The Australian Government today welcomed the release of the report of the Productivity Commission into the Economic Regulation of Airport Services.
At the end of 2010, we asked the Productivity Commission to look at the effectiveness of current economic regulation of airports in supporting ongoing investment in infrastructure while deterring potential abuses of market power.
We also asked the Commission to look at land transport and ground access issues around the major airports.
The Government broadly accepts the Commission’s findings that the current system of regulation should be maintained but needed ongoing monitoring by the Australian Competition and Consumer Commission.
The Government also welcomed the ACCC’s annual Airport Monitoring Report for 2010-11, which provides a detailed analysis and comparison of prices, costs, profits, investment levels and quality of service at the nation’s largest airports.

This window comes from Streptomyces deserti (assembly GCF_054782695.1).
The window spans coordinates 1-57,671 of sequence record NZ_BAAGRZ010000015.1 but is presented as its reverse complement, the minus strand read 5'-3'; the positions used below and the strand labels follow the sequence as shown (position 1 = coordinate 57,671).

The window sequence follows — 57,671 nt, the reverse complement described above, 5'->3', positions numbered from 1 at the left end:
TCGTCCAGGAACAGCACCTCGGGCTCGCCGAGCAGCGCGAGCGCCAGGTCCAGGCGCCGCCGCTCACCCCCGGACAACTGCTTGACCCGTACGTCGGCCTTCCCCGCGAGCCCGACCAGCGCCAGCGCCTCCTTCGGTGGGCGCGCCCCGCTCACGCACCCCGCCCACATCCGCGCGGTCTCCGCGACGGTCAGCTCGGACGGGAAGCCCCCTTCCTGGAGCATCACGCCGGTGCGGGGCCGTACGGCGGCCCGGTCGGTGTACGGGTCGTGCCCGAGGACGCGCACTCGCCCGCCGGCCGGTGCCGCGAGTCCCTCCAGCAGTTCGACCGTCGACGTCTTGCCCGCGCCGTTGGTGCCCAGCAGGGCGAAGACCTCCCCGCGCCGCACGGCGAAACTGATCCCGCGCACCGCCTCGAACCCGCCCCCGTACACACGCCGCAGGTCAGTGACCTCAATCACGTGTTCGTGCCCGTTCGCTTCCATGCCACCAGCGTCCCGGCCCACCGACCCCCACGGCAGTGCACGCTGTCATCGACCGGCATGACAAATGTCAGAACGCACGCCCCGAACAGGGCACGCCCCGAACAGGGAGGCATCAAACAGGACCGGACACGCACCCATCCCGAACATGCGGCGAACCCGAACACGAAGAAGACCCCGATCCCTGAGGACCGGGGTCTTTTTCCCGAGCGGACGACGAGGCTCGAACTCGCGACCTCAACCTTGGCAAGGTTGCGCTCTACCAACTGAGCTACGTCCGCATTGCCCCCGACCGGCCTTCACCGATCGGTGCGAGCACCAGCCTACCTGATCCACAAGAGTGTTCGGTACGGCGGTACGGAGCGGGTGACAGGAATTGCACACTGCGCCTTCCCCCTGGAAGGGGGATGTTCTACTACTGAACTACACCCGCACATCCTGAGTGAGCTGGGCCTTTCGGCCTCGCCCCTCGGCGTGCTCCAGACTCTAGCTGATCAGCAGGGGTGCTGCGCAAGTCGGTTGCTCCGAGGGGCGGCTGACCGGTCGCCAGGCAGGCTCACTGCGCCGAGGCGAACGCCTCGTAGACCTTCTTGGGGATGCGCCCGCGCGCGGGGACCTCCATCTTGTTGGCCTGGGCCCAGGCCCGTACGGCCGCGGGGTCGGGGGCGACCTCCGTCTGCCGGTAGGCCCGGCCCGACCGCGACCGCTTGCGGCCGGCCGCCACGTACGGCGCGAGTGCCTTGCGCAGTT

In response to the Productivity Commission report, the Government will support and improve transparency of prices charged by airports by:
- Extending monitoring of airport pricing by the ACCC for another seven years to 2020, including airport car parking prices and costs;
- Improving how the quality of service provided by airports is measured and monitored to make sure it is accurate and relevant;
- Encouraging the ACCC to use its existing powers to investigate if it believes there are concerns about airports abusing market power, including being able to recommend a full pricing inquiry to the Minister responsible for competition; and
- Continuing to implement the Government’s initiative of planning coordination forums and community aviation consultation groups to address ground transport and planning issues and improve community engagement.
We will continue to monitor airport pricing closely and reserve the right to look at any regulatory options necessary if we find evidence of inappropriate behaviour by the major airports.
Since the previous government removed direct regulation of airports, this Labor Government has taken unprecedented steps to improve transparency for passengers and the community.
Our priority has been to strike a balance between giving passengers the information they need about prices charged by airports and providing certainty to airport operators to continue investing in necessary airport infrastructure.
The Government thanks the Productivity Commission for its comprehensive analysis and reporting on an issue that affects more than 100 million passengers using our major airports each year.